One of the most noticeable trends in birth timing over recent decades has been themove away from weekend births. In the early twenty-first century, nearly one-third of USand Australian babies who would have been born on a Saturday or Sunday were ‘moved’to a weekday. Yet little is known about the historical trends in this phenomenon, and thefactors that drove it.In this paper, we present new evidence on the factors that drove the shift off weekend births. Using data from Australia, we document for the first time the evolutionof the shift away from weekend births. Combining figures from births registers and theelectoral roll, we show that this process began in the 1960s, and accelerated rapidlyaround the early-1970s and the late-1990s.Having documented the trend, we then set out to explore the role that two birthprocedures – cesarean sections and inductions – played in shifting births off weekends.First, we explore the pattern of births across the week according to birth procedure.Second, we create new historical series on the prevalence of these birth procedures, andsee how closely they relate to the shift off weekend births. We conclude that around four-fifths of the shift off weekend births can be explained by these two technologies alone.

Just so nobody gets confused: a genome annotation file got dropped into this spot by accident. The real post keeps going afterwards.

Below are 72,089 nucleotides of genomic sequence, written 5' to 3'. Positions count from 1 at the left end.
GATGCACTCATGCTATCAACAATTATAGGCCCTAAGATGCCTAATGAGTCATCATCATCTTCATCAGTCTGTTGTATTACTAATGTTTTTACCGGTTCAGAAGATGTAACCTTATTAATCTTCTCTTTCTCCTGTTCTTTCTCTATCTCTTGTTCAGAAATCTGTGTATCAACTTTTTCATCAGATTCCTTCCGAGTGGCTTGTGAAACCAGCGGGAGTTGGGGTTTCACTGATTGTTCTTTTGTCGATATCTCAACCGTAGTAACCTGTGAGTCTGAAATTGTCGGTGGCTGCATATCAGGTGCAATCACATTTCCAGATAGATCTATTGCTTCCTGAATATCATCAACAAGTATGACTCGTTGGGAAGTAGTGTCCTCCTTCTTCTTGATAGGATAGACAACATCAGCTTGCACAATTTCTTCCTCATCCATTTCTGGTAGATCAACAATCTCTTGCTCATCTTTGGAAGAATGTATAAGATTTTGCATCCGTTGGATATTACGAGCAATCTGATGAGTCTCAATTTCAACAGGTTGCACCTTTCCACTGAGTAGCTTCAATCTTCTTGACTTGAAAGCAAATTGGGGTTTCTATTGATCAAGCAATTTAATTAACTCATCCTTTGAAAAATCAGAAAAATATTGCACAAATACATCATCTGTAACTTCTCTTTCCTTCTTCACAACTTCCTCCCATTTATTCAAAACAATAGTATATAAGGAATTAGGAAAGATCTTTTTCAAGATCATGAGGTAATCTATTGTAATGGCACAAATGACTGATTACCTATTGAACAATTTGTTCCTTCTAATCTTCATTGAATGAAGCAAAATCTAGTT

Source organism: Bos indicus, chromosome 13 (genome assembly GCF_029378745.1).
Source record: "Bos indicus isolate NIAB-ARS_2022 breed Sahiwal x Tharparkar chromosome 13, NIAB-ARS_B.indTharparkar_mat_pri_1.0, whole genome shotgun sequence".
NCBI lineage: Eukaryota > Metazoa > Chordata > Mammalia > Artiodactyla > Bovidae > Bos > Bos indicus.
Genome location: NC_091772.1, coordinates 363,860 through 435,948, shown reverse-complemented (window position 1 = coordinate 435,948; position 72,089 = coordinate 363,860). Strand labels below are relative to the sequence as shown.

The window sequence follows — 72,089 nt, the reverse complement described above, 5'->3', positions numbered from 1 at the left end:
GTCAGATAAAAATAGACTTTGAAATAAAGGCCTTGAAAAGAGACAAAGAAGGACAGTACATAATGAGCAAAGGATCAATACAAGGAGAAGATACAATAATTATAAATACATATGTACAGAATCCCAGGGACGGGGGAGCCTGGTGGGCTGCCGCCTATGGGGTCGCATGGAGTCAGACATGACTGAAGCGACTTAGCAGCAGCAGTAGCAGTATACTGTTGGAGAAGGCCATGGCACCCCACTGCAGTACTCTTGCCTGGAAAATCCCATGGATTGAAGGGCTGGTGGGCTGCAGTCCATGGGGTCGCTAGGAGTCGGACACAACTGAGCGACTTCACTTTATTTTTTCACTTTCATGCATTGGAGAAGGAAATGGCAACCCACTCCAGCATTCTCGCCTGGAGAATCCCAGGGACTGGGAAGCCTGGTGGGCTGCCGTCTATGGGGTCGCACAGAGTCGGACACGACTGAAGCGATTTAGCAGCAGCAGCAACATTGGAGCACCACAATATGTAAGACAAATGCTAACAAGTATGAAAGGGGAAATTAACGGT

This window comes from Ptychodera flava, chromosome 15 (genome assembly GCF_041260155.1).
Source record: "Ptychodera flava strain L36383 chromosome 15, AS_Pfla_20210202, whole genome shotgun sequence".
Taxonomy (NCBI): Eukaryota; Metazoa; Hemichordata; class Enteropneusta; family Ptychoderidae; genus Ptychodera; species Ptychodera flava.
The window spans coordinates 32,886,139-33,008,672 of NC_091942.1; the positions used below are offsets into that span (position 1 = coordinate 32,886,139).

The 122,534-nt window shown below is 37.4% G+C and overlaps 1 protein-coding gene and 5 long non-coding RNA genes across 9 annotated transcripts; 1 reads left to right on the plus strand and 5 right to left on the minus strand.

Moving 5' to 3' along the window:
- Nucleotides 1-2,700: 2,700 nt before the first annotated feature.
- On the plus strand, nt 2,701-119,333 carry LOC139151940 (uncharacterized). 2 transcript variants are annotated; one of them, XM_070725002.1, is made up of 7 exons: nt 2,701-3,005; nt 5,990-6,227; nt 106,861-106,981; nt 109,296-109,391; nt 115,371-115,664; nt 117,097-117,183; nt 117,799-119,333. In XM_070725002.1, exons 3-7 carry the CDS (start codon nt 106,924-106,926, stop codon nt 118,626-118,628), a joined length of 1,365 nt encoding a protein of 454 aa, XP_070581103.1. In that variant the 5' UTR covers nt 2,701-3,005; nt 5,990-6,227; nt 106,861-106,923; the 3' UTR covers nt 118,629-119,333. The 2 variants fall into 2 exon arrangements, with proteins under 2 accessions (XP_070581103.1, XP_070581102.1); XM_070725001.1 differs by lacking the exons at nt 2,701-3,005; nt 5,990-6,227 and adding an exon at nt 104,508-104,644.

Weekend Births – Historical Trends and Explanations
To analyze the historical trend in weekend births, we combine two data sources.From 1975-2003, we use a full tabulation of all Australian births by day. Prior to 1975,we are unable to obtain daily births data, so we instead use the largest possible populationsample. This turned out to be the full electoral roll from Victoria, Australia’s second-largest state (approximately one-quarter of Australians live in Victoria).
Using atabulation of birthdates from the electoral roll, we code up the share of people in each
The Australian Electoral Commission refused to provide us with a tabulation of birth dates from thenational electoral roll. We also tabulated birth dates using an unconfidentialized version of the HILDAdataset, which gave similar long-run trends, though with more year-to-year volatility.